Journalists and Enron

Remember Enron?  One of the aspects of the Enron case that the media latched on to was the document destruction at Arthur Anderson, destruction AA claims was routine but prosecutors and many in the media tried to classify as obstruction of justice.  So I thought this bit from Reason was interesting:

For decades, newsrooms have
shredded or thrown away notes some time after using them both to save space and
to prevent prosecutors like Fitzgerald from demanding them as part of an
investigation. This "routine expungement is a longstanding practice in many
news organizations," says Sandra Davidson, a professor of communications law at
the University of Missouri School of Journalism.

Hmmm, sounds familiar, huh?  The article goes on to point out the obvious - that the Sarbanes-Oxley provisions rushed into law and cheer-led by most journalists may come back to bite the media:

And for the press, the "obstruction of justice" provision [of Sarbanes-Oxley]
may cover more than just withholding notes from the government once an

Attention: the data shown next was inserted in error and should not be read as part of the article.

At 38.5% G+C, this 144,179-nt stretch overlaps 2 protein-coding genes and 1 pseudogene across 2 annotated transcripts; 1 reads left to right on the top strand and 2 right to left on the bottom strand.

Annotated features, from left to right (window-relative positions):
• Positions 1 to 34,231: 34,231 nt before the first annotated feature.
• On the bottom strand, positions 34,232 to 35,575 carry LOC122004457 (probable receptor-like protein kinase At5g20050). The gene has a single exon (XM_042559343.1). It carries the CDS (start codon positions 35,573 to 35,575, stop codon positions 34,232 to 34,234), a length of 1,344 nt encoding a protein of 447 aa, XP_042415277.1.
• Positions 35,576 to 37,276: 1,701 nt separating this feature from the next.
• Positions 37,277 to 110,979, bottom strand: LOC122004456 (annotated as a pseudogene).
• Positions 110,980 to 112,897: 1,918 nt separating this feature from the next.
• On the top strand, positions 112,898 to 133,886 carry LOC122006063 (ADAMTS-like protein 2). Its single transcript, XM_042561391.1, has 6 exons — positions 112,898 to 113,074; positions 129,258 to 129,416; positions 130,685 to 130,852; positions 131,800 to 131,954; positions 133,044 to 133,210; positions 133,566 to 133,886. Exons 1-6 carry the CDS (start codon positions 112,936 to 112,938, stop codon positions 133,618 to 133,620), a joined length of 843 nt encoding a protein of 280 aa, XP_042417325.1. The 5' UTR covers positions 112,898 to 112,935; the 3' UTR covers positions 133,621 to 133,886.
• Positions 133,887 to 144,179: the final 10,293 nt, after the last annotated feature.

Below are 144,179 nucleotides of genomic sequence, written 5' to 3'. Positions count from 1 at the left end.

investigation has begun. It may also endanger the common practice of routinely
destroying notes to protect anonymous sources.... Sarbanes-Oxley, because it
covers document destruction even "in contemplation" of a federal investigation,
could apply to the press's "routine expungement" practices, scholars say. "If
you're destroying documents to prevent them from being subpoenaed," says
Rotunda, "you have a risk that a vigorous prosecutor will think of that as
obstruction of justice."

  • http://www.ponderingdilettante.blogspot.com/ James R Ament

    But they're journalists... who work for newspapers; and they'll claim they're "special" meaning that they shouldn't have to adhere to the same restrictions as those nasty capitalists.

  • Burton Burland Jr.

    It's about time this trial got started, otherwise it may not end in time for Bush to pardon these turkeys before he leaves office.